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Situational Awareness


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The first one could have been avoided by just having a painted square to land and take off from...$5 bucks worth of paint vs a 350,000.00 aircraft...hmmm..probably not worth the time.

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old vid but still entertaining, just glad everyone was ok.

 

As a curiosity, here in oz when ground marshaling or being crew chief you are supposed to check and shout clear if it is ok for the pilot to lift off - how does being under the door count as clear?? :huh:

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Haven't seen the first one before. Daayum! Good tip, and glad everyone was OK.

 

On the second clip, I read somewhere on the net that the passenger riding left seat, hit the cyclic exiting the aircraft WAY TOO SOON. Didn't listen to the pilot. The stick did a darn good job saving that one, IMHO. Never under-estimate the power of stupidity.

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One of the perils of hovering so %$#*& high. Lots of things will hurt you trying to hover way up there. A standard 3-ft hover will save your a$$ more often than not. There's a reason it's standard. Lots of reasons, actually.

 

Why is a 3 foot hover safer then a 6 foot hover?

 

RW

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Why is a 3 foot hover safer then a 6 foot hover?

 

RW

 

 

If you had a total engine or tail rotor failure while hovering you will be on the ground in one form or another in about one second. Would you like to fall from 2 feet or from 10 feet?

 

2 feet doesnt even scratch the skids...from the video you can see what 10 feet feels like.

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Gomer, it wasn't his tail rotor, it was his main. See how the machine was pushed back and down. If it was a tail, he would have spun first. The gouge on the door would have looked different, too. It was ripped from the side, not buzzed from underneath.

 

And ask Frank Robinson if he prefers pilots to hover at 6 feet or 3 feet. He will tell you that there has never been an R22 crashed because they hovered too high and had an engine failure, but the books are full of aircraft which dug a skid into the ground and rolled up because of hovering too low.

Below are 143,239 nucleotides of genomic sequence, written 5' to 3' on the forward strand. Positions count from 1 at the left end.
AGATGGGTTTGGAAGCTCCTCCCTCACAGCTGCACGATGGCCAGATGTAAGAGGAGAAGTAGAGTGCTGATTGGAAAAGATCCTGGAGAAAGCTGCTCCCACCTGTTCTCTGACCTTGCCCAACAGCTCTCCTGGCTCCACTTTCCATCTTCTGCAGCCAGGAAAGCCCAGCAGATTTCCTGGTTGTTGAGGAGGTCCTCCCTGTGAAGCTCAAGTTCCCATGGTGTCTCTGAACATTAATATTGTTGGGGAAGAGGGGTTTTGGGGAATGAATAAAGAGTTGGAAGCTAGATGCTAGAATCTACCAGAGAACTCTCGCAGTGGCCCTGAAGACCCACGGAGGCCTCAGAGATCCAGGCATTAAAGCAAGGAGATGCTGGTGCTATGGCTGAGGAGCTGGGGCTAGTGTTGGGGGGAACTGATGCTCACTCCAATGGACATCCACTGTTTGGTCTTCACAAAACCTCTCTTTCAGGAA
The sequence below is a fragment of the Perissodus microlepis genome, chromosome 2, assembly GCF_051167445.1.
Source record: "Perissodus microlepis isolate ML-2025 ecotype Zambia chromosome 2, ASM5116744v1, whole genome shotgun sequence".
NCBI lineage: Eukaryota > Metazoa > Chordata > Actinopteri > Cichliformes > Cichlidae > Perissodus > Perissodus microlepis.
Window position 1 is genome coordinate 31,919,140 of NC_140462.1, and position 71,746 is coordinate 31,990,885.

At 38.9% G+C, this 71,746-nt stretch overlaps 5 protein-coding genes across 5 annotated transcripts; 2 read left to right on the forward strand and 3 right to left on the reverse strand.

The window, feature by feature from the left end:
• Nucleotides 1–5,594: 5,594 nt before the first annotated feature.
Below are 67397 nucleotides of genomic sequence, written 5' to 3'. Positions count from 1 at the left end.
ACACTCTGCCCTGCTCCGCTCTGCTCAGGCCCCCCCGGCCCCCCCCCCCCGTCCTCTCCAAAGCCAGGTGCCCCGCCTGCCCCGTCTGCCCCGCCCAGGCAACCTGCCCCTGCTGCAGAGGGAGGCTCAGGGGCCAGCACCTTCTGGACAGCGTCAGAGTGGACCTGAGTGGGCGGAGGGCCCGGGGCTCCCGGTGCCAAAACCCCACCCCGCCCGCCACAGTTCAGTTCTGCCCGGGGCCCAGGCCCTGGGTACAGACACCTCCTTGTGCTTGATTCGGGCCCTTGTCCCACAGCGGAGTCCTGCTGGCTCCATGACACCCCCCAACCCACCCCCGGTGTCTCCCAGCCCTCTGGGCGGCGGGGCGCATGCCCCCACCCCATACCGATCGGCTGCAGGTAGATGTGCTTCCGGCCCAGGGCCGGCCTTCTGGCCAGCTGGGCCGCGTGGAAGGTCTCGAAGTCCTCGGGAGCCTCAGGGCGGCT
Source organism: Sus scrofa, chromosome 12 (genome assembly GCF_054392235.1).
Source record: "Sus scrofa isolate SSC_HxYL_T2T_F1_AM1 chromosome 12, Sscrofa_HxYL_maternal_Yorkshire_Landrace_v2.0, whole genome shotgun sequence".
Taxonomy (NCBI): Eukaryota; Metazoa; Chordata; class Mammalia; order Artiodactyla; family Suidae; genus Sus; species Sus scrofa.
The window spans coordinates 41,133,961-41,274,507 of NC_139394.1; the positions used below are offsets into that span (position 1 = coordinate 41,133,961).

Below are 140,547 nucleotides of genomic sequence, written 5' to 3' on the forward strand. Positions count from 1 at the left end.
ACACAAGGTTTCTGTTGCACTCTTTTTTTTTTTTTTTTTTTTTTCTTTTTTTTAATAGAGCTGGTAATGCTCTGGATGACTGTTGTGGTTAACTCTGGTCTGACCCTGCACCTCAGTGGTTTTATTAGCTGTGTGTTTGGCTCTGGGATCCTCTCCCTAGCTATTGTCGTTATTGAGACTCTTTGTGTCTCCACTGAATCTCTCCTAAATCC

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I've never talked to Mr. Robinson, but I'm not sure he would say that. Surely the Robbies have a height-velocity diagram, and surely it has a maximum safe hover height. If you hover inside that area, then you are guaranteed to bend metal if the engine fails. If you are outside it, then you should be able to do a successful autorotation, provided you're reasonably competent as a pilot. Hovering too high will always result in an accident if the engine fails. Of course students have dug a skid and rolled up, almost always when moving backwards, and usually when trying to land from a hover. Hovering at the proper height is an essential skill, and should be taught by an experienced instructor. That isn't always the case. I still believe that hovering at a skid height of 3 feet is the safest, and it makes me cringe when I see someone hovering at 10 or 20 feet when there is no reason to do so.

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Gomer, it wasn't his tail rotor, it was his main. See how the machine was pushed back and down. If it was a tail, he would have spun first. The gouge on the door would have looked different, too. It was ripped from the side, not buzzed from underneath.

 

And ask Frank Robinson if he prefers pilots to hover at 6 feet or 3 feet. He will tell you that there has never been an R22 crashed because they hovered too high and had an engine failure, but the books are full of aircraft which dug a skid into the ground and rolled up because of hovering too low.

 

 

Eric- you are absolutely correct. Frank teaches a 5 foot hover to keep from snagging a skid...due to the fact that you have student pilots hovering the thing....the extra margin of safety compared to the minimal risk of engine failure is worth it. However, once you learn to fly the damn thing, I feel much safer at 2-3 feet...cause I have figured out what that collective stick thingy actually does! So, like anything I think a lot has to do with where you are in the learning curve. I still have a lot to learn, but I think I have hovering pretty down pat. Now in wind or gusty conditions, I will hover higher because the 22 is such a light bird even a 7 or 8 knot gust will surprise you.

 

Goldy

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